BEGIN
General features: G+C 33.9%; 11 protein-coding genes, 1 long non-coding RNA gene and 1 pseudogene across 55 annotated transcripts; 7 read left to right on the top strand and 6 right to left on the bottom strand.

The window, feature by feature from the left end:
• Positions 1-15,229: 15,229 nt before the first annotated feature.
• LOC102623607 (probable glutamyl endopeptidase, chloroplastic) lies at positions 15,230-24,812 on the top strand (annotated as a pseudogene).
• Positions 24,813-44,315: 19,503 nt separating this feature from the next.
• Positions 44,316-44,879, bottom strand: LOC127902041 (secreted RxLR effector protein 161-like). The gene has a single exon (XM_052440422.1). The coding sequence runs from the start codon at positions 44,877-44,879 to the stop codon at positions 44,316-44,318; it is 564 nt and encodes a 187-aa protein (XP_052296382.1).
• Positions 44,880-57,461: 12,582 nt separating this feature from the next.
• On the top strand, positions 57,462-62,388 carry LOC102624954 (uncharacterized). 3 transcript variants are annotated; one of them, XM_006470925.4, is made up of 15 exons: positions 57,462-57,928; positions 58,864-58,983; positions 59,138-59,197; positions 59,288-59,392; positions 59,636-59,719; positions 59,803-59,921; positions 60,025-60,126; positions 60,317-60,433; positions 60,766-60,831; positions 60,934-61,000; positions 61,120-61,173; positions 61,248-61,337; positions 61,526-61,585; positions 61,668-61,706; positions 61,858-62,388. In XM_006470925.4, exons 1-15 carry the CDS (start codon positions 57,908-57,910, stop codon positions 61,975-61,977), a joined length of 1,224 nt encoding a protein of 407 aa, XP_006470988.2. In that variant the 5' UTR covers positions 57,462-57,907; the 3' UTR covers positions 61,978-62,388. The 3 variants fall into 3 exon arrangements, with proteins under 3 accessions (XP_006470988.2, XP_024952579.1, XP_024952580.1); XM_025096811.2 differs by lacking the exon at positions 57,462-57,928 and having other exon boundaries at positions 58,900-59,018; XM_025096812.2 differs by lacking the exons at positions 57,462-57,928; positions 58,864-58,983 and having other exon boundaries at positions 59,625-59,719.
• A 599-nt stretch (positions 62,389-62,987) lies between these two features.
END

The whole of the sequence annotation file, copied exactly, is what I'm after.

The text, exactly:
General features: G+C 33.9%; 11 protein-coding genes, 1 long non-coding RNA gene and 1 pseudogene across 55 annotated transcripts; 7 read left to right on the top strand and 6 right to left on the bottom strand.

The window, feature by feature from the left end:
• Positions 1-15,229: 15,229 nt before the first annotated feature.
• LOC102623607 (probable glutamyl endopeptidase, chloroplastic) lies at positions 15,230-24,812 on the top strand (annotated as a pseudogene).
• Positions 24,813-44,315: 19,503 nt separating this feature from the next.
• Positions 44,316-44,879, bottom strand: LOC127902041 (secreted RxLR effector protein 161-like). The gene has a single exon (XM_052440422.1). The coding sequence runs from the start codon at positions 44,877-44,879 to the stop codon at positions 44,316-44,318; it is 564 nt and encodes a 187-aa protein (XP_052296382.1).
• Positions 44,880-57,461: 12,582 nt separating this feature from the next.
• On the top strand, positions 57,462-62,388 carry LOC102624954 (uncharacterized). 3 transcript variants are annotated; one of them, XM_006470925.4, is made up of 15 exons: positions 57,462-57,928; positions 58,864-58,983; positions 59,138-59,197; positions 59,288-59,392; positions 59,636-59,719; positions 59,803-59,921; positions 60,025-60,126; positions 60,317-60,433; positions 60,766-60,831; positions 60,934-61,000; positions 61,120-61,173; positions 61,248-61,337; positions 61,526-61,585; positions 61,668-61,706; positions 61,858-62,388. In XM_006470925.4, exons 1-15 carry the CDS (start codon positions 57,908-57,910, stop codon positions 61,975-61,977), a joined length of 1,224 nt encoding a protein of 407 aa, XP_006470988.2. In that variant the 5' UTR covers positions 57,462-57,907; the 3' UTR covers positions 61,978-62,388. The 3 variants fall into 3 exon arrangements, with proteins under 3 accessions (XP_006470988.2, XP_024952579.1, XP_024952580.1); XM_025096811.2 differs by lacking the exon at positions 57,462-57,928 and having other exon boundaries at positions 58,900-59,018; XM_025096812.2 differs by lacking the exons at positions 57,462-57,928; positions 58,864-58,983 and having other exon boundaries at positions 59,625-59,719.
• A 599-nt stretch (positions 62,389-62,987) lies between these two features.